The human mind

June 28, 2015

The mind is like an iceberg, it floats with one-seventh of its bulk above water - Sigmund Freud

Prior to modern psychology, scientists and philosophers have argued and debated over how the human mind functions. On one side, numerous psychologists have differed in their perspective as to how and what consciousness is. Whereas on the other side, you have scientists who deny the topic of consciousness and prefer to be known as behavioural scientists.

Sigmund Freud (founder of psychoanalysis) believed that personality and behaviour arise from the constant and unique interaction of conflicting psychological forces that operate at three different levels of consciousness: The conscious mind, the sub or preconscious mind, and the unconscious mind. One now might wonder and ask, what exactly are these three levels of consciousness?

Conscious mind
The conscious mind consists of everything inside of our awareness. This is the state of awareness of an external object or something within oneself. The conscious mind includes such things as sensations, perceptions, memories, feelings and fantasies inside of our current awareness. You are aware of something on the outside as well as some specific mental functions happening on the inside. For example, you are aware of your environment, your breathing or the chair that you are sitting on.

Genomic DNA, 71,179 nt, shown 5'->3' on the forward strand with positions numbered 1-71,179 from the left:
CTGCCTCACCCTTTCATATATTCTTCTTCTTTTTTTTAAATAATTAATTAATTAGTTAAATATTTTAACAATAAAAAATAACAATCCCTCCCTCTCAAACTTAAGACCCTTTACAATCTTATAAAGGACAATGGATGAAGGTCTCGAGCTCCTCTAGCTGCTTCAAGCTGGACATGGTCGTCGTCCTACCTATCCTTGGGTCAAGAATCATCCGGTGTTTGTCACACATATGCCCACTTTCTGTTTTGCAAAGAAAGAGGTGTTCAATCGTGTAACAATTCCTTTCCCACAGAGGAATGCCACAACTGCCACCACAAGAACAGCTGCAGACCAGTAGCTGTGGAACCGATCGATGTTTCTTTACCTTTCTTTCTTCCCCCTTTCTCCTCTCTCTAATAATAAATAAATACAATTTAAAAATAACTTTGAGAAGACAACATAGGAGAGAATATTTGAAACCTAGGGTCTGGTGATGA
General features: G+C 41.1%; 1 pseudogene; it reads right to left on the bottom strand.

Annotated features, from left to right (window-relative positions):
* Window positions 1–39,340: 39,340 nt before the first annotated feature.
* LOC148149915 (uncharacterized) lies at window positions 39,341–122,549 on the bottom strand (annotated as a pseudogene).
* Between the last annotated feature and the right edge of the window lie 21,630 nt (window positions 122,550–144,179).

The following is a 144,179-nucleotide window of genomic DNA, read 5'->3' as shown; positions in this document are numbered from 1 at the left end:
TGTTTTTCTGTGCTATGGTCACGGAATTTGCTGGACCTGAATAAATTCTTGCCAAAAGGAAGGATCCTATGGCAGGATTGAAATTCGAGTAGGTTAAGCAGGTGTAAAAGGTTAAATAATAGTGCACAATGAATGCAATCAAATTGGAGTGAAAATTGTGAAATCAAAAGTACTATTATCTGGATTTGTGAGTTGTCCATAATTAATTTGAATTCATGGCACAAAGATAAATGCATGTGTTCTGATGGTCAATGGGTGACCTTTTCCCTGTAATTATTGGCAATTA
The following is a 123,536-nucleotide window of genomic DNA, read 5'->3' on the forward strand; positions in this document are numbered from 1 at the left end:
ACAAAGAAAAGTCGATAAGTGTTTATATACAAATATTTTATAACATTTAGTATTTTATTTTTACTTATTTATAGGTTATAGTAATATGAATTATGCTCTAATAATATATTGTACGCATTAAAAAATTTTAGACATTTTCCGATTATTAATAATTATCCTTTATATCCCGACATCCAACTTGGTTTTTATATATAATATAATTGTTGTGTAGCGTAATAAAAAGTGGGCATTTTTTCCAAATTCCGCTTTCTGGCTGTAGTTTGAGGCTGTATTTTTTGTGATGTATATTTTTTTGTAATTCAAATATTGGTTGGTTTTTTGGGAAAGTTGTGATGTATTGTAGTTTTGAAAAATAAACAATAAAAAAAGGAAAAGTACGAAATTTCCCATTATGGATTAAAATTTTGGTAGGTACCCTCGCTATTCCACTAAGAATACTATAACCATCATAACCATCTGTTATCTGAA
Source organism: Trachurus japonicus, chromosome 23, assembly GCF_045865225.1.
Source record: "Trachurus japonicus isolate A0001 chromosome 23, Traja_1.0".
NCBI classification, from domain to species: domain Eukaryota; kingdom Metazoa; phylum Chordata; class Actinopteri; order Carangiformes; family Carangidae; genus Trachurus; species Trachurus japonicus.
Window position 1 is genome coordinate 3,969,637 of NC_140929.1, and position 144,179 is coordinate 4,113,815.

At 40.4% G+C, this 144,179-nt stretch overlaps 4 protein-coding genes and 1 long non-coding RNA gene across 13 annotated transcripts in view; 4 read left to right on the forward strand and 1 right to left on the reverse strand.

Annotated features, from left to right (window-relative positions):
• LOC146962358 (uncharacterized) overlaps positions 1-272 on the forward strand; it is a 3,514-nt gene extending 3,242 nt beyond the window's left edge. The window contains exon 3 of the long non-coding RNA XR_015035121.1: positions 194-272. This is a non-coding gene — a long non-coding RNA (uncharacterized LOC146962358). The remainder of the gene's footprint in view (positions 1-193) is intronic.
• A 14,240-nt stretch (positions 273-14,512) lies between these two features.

Subconscious/preconscious mind
The subconscious or the preconscious mind consists of accessible information. You can become aware of this information once you direct your attention to it. Think of this as “memory recall”. You walk down the street to your house without consciously needing to be alert to your surroundings. You can talk on the cellphone and still arrive home safely. You can easily bring to consciousness the subconscious information about the path to your home. You can also easily remember phone numbers that you frequently use. It is possible that some of what might be perceived to be unconscious becomes subconscious, and then conscious (e g a long-forgotten childhood memory suddenly emerges after decades). We can assume that some unconscious memories need a strong, specific trigger to bring them back to consciousness; whereas, a subconscious memory can be brought to consciousness more easily. The subconscious mind can also be referred to as your ‘autopilot’.

Unconscious mind
The unconscious mind consists of the primitive, instinctual wishes as well as the information that we cannot access. Although our behaviours might indicate the unconscious forces that drive them, we don’t have easy access to the information stored in the unconscious mind. During our childhood, we acquire countless memories and experiences that form who we are today. However, we cannot recall most of those memories. They are unconscious forces (beliefs, patterns, subjective maps of reality) that drive our behaviours. In summary, as stated by Freud that the structure of the human mind can be best explained like an iceberg. The conscious mind is visible and is aware of the environmental events, whereas what is beneath (subconscious and unconscious) are much larger in their capacities. Is it not astonishing how our minds are structured and organised in such a systematic and complex way?